Men of African ancestry have higher incidence of prostate cancer, have worse clinical outcomes and are more likely to die from the disease when compared with men of other ancestries.
Why this is so has been the subject of much research. Potential explanations for this disparity include differences in environmental exposures, socioeconomic factors affecting access to care, explicit and structural racism in healthcare, and underlying biological or genetic variations.
But a new genomic study dispels this last explanation. This study had one of the largest samples of genomes of Black men to date, and found that the prevalence of alterations in medically actionable genes is largely similar across a large range of backgrounds.
The results suggest that the worse outcomes among men of African ancestry are unlikely to be due primarily to genomic differences, say the authors.
The study was published online in the June issue of The Lancet Digital Health.
"Overall, our findings suggest that genomic differences in actionable genes are unlikely to be the major driver of ancestry-based disparities among men diagnosed with aggressive prostate cancer," concluded Smruthy Sivakumar, PhD, MS, from Foundation Medicine in Cambridge, Massachusetts and colleagues.
In addition, the authors found that men of African ancestry on average received more lines of therapy before undergoing comprehensive genomic profiling (GCP) than men of European ancestry, and that after undergoing profiling, men of African heritage were less likely to be enrolled in clinical trials based on those results.
They suggest that "equitable use of CGP testing, subsequent precision medicine or treatment pathways, and downstream clinical trial enrollment could lead to a reduction in disparities."
Only One Piece of the Puzzle
An oncologist who studies racial disparities in genitourinary cancers but was not involved in the study told Medscape Medical News that the findings underscore the complex challenges in addressing racial inequities.
"There are differences in the genomic profiles from a population perspective of men with African ancestry and men of European ancestry, and we see that in this paper, with different prevalence of certain mutations, either higher or lower. But the changes aren't dramatic and those that actually are actionable by treatment are relatively modestly different," commented Daniel J. George, MD, a medical oncologist at Duke Cancer Center in Durham, North Carolina.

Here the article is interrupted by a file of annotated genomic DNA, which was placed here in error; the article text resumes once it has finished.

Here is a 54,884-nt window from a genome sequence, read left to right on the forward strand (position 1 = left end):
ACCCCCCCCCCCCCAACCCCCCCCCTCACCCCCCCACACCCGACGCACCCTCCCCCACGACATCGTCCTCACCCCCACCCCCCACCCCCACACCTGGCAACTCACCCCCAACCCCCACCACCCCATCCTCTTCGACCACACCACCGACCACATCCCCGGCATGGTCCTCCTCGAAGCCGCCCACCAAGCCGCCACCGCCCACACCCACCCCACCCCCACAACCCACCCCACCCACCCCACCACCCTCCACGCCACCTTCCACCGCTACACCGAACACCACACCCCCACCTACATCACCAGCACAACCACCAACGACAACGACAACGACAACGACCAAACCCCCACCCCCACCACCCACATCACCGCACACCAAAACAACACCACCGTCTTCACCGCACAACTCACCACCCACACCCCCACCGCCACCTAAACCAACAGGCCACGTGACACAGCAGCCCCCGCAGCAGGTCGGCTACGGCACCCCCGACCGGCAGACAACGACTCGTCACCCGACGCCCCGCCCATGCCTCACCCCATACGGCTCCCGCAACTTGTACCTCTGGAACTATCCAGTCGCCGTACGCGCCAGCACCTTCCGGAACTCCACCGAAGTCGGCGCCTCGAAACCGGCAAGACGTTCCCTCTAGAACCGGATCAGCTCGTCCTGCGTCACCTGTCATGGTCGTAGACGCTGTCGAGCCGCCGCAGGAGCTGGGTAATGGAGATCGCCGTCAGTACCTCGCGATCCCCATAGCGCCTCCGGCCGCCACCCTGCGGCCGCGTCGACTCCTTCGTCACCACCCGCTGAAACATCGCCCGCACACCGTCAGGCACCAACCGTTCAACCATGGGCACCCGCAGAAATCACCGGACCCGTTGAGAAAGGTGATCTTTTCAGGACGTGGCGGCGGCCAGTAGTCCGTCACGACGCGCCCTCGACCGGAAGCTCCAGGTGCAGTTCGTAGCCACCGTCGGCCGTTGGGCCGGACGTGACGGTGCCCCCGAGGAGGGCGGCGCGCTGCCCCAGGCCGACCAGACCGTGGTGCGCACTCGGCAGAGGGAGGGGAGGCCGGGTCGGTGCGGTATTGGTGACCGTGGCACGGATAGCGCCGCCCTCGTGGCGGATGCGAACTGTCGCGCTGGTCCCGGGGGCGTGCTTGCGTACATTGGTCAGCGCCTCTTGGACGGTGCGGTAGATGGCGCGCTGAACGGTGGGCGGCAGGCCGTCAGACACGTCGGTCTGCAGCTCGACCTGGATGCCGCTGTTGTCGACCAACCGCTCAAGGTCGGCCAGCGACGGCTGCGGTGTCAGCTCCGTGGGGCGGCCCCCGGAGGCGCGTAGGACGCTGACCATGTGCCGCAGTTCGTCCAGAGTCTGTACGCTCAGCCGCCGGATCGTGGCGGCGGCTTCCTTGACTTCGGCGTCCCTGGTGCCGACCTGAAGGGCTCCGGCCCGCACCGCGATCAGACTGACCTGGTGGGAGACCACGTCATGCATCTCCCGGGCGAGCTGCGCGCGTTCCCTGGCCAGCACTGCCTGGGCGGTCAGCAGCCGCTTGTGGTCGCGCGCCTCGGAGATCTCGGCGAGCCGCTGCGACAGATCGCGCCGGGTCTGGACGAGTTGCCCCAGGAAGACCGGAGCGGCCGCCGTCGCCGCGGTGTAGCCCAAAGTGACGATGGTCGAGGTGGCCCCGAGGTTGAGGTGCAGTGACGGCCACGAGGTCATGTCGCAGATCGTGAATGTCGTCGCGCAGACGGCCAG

He added, however, that more widespread adoption of genomic profiling alone isn't sufficient to reduce racial disparities.
"It's not likely that even with perfect and comprehensive genetic profiling that we would be able to create a balanced outcome by race. It's not those actionable targets alone; we're going to need more treatments that can benefit these populations in order to bring together these disparate outcomes," he said.
George noted that in the discussion section of the paper, Sivakumar and colleagues cited disparities in access to care — including prostate cancer screening, diagnosis, access to therapies, and inclusion in clinical trials — as the primary driver of racial disparities in prostate cancer care.
"But what can be lost in the concern over this access to care is that there are also biologic factors," he said. "Yes, race is a social construct, but it's also a biologic construct — they're not mutually exclusive, and we know there are differences in biology by race. The question is how does that pertain to cancer outcomes, and I think understanding that in the context of our clinical trials, in our drug and therapy development, is critical."
For their study, Sivakumar and colleagues performed a retrospective analysis of comprehensive genomic profiling performed on biopsy samples from 11,741 men with prostate cancer. They inferred each patient's ancestry based on patterns of single nucleotide polymorphisms (SNPs), classifying each patient as being of either European, African, East Asian, South Asian, or American admixed heritage.
They also looked at real-world treatment patterns and overall survival rates of a subset of patients for whom clinic-genomic data were available. This cohort included 130 men of African ancestry, 1017 men of European ancestry, and the remainder of Asian or mixed heritage.
The investigators found that although there were differences in ancestry-specific mutational patterns, the prevalence of alterations in the gene AR that codes for the androgen receptor, in DNA damage-response pathways and in other "actionable" genes, were similar across ancestries, including those with mixed genetic heritage.
"Of note, men of African ancestry were less likely to receive CGP early in their treatment course (after fewer lines of therapy). Furthermore, men of African ancestry were less likely to be treated on clinical trials after CGP, which could affect the genomic landscape, outcomes, and ultimately disparities in prostate cancer," the investigators write.
The study was supported by the American Society for Radiation Oncology, Department of Defense, Flatiron Health, Foundation Medicine, Prostate Cancer Foundation, and Sylvester Comprehensive Cancer Center. Sivakumar and multiple co-authors are employees of Foundation Medicine and have equity interests in Roche. George reported no relevant financial relationships.
Lancet Digit Health. Published in the June 2023 edition. Full text
Neil Osterweil, an award-winning medical journalist, is a long-standing and frequent contributor to Medscape.
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Cite this: Genes Don't Explain Worse Prostate Cancer Outcomes in Black Men - Medscape - Jun 02, 2023.